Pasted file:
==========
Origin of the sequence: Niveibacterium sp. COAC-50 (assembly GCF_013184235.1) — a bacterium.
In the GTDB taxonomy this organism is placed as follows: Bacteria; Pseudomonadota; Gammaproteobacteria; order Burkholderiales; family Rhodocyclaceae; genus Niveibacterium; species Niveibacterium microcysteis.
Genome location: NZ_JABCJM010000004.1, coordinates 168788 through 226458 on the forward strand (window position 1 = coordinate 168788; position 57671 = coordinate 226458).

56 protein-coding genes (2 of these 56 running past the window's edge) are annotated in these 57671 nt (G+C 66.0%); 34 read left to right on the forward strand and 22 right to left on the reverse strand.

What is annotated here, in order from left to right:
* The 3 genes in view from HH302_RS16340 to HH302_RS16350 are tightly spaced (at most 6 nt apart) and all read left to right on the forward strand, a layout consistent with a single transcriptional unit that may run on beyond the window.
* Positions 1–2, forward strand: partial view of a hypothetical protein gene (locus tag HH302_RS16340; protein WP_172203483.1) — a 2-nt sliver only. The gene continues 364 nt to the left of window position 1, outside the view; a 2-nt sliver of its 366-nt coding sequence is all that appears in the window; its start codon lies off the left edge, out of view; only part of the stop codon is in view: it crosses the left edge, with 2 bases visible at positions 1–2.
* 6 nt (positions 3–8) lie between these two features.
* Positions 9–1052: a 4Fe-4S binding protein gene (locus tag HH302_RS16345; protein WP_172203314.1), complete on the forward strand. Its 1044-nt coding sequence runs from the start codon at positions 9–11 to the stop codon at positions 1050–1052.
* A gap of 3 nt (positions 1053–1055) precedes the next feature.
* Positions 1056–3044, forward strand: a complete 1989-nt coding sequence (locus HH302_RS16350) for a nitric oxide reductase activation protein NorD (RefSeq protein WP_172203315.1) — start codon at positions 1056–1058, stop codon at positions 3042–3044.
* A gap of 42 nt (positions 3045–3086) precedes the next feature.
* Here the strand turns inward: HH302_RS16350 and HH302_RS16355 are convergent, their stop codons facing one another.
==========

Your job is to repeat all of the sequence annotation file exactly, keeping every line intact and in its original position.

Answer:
Origin of the sequence: Niveibacterium sp. COAC-50 (assembly GCF_013184235.1) — a bacterium.
In the GTDB taxonomy this organism is placed as follows: Bacteria; Pseudomonadota; Gammaproteobacteria; order Burkholderiales; family Rhodocyclaceae; genus Niveibacterium; species Niveibacterium microcysteis.
Genome location: NZ_JABCJM010000004.1, coordinates 168788 through 226458 on the forward strand (window position 1 = coordinate 168788; position 57671 = coordinate 226458).

56 protein-coding genes (2 of these 56 running past the window's edge) are annotated in these 57671 nt (G+C 66.0%); 34 read left to right on the forward strand and 22 right to left on the reverse strand.

What is annotated here, in order from left to right:
* The 3 genes in view from HH302_RS16340 to HH302_RS16350 are tightly spaced (at most 6 nt apart) and all read left to right on the forward strand, a layout consistent with a single transcriptional unit that may run on beyond the window.
* Positions 1–2, forward strand: partial view of a hypothetical protein gene (locus tag HH302_RS16340; protein WP_172203483.1) — a 2-nt sliver only. The gene continues 364 nt to the left of window position 1, outside the view; a 2-nt sliver of its 366-nt coding sequence is all that appears in the window; its start codon lies off the left edge, out of view; only part of the stop codon is in view: it crosses the left edge, with 2 bases visible at positions 1–2.
* 6 nt (positions 3–8) lie between these two features.
* Positions 9–1052: a 4Fe-4S binding protein gene (locus tag HH302_RS16345; protein WP_172203314.1), complete on the forward strand. Its 1044-nt coding sequence runs from the start codon at positions 9–11 to the stop codon at positions 1050–1052.
* A gap of 3 nt (positions 1053–1055) precedes the next feature.
* Positions 1056–3044, forward strand: a complete 1989-nt coding sequence (locus HH302_RS16350) for a nitric oxide reductase activation protein NorD (RefSeq protein WP_172203315.1) — start codon at positions 1056–1058, stop codon at positions 3042–3044.
* A gap of 42 nt (positions 3045–3086) precedes the next feature.
* Here the strand turns inward: HH302_RS16350 and HH302_RS16355 are convergent, their stop codons facing one another.